Welcome Home: A Memoir with Selected Photographs and Letters
A compilation of sketches, photographs, and letters, Welcome Home is an essential nonfiction companion to the stories by Lucia BerlinBefore Lucia Berlin died, she was working on a book of previously unpublished autobiographical sketches called Welcome Home. The work consisted of more than twenty chapters that started in 1936 in Alaska and ended (prematurely) in 1966 in southern Mexico. In our publication of Welcome Home, her son Jeff Berlin is filling in the gaps with photos and letters from her eventful, romantic, and tragic life.From Alaska to Argentina, Kentucky to Mexico, New York City to Chile, Berlin’s world was wide. And the writing here is, as we’ve come to expect, dazzling. She describes the places she lived and the people she knew with all the style and wit and heart and humor that readers fell in love with in her stories. Combined with letters from and photos of friends and lovers, Welcome Home is an essential nonfiction companion to A Manual for Cleaning Women and Evening in Paradise.
Final Salute: A Story of Unfinished Lives
They are the troops that nobody wants to see, carrying a message that no military family ever wants to hear. Since the start of the war in Iraq, Marines like Major Steve Beck found themselves charged with a mission they never asked for and one for which there can be no training: casualty notification. In Final Salute, Pulitzer Prize-winning journalist Jim Sheeler weaves together the stories of the fallen, the broken homes they have left behind, and one man's effort to help heal the wounds of those left grieving. But it is not a book about war, politics, or liberal vs. conservative. Achingly beautiful and honest, it is a book that every American - every human - can embrace.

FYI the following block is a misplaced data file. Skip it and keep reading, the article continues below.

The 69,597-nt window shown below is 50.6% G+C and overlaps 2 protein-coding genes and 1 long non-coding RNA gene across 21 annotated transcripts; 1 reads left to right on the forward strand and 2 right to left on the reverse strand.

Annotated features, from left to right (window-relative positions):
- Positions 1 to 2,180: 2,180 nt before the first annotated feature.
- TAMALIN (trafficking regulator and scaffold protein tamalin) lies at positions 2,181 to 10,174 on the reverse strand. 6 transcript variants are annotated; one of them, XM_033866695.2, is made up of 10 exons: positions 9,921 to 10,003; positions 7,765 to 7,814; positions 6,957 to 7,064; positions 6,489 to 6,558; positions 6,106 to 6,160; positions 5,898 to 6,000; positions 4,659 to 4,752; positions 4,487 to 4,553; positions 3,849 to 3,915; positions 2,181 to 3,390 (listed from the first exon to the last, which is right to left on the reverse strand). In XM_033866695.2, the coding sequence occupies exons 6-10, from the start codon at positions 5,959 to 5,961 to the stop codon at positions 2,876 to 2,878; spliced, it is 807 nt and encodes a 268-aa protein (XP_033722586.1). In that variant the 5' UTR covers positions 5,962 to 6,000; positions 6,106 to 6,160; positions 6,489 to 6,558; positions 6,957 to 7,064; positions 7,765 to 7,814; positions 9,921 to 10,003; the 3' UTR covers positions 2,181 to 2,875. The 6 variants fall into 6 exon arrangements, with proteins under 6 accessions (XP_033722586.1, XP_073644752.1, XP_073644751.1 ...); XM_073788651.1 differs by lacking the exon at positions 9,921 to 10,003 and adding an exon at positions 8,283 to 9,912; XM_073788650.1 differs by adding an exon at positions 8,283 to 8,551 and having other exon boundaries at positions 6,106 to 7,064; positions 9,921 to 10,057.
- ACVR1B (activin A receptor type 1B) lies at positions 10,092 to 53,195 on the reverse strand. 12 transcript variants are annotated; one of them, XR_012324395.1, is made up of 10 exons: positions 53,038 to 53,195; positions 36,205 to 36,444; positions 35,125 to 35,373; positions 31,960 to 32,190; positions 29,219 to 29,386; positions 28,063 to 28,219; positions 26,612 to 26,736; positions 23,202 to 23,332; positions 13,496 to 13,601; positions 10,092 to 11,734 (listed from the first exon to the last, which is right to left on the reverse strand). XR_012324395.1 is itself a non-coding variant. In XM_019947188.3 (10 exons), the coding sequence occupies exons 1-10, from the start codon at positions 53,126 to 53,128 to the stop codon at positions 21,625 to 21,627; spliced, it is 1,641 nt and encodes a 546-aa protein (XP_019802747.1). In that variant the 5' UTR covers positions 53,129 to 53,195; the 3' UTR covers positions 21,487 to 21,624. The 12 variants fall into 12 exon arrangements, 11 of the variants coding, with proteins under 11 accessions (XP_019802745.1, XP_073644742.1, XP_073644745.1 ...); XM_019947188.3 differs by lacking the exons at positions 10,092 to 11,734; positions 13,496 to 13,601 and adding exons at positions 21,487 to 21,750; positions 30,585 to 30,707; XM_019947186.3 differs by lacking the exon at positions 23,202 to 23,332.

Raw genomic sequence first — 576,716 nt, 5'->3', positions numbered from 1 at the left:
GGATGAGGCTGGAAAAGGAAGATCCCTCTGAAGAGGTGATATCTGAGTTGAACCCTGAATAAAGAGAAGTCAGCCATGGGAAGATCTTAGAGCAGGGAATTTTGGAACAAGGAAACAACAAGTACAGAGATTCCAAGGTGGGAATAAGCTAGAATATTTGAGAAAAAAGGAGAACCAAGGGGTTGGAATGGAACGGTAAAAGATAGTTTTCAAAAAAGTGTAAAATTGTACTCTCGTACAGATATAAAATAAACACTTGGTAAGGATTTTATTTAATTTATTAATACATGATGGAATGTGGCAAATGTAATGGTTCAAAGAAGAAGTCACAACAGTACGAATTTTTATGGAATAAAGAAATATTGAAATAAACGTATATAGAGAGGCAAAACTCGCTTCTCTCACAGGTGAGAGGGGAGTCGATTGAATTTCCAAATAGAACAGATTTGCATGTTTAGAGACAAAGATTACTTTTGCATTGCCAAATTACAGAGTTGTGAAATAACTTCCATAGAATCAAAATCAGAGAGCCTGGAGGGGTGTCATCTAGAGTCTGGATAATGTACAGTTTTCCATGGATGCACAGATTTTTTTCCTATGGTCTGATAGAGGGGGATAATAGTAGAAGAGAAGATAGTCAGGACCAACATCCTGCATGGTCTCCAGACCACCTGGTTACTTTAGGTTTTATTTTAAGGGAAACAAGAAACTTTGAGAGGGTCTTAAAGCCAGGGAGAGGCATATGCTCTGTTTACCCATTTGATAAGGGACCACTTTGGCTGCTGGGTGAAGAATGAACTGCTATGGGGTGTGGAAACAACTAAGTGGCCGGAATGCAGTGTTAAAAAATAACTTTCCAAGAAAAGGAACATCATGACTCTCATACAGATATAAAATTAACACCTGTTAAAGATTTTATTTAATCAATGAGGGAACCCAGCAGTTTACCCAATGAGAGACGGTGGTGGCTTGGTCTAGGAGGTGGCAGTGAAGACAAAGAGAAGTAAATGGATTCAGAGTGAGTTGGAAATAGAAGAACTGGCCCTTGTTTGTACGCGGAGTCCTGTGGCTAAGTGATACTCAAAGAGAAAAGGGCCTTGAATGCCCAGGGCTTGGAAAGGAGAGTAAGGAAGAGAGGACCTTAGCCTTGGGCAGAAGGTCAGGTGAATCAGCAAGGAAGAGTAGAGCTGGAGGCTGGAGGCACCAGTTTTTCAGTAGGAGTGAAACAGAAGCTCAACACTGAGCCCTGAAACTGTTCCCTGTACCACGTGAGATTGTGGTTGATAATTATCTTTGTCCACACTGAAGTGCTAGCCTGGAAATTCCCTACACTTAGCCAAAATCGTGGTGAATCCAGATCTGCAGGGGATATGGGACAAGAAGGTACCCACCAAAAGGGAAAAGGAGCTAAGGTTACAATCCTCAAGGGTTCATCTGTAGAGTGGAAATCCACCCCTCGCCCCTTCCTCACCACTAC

Letters to a Young Writer: Some Practical and Philosophical Advice
From the author of Thirteen Ways of Looking and TransAtlantic, a compassionate series of letters to young writers embarking on their careers, which grew out of the weekly advice McCann posts on his website.Intriguing and inspirational, this book is a call to look outward rather than inward. McCann asks his readers to constantly push the boundaries of experience, to see empathy and wonder in the stories we craft and hear.A paean to the power of language, both by argument and by example, Letters to a Young Writer is fierce and honest in its testament to the bruises delivered by writing as both a profession and a calling. It charges aspiring writers to learn the rules and even break them.These fifty-two essays are ultimately a profound challenge to a new generation to bring truth and light to a dark world through their art.
Life in Culture: Selected Letters of Lionel Trilling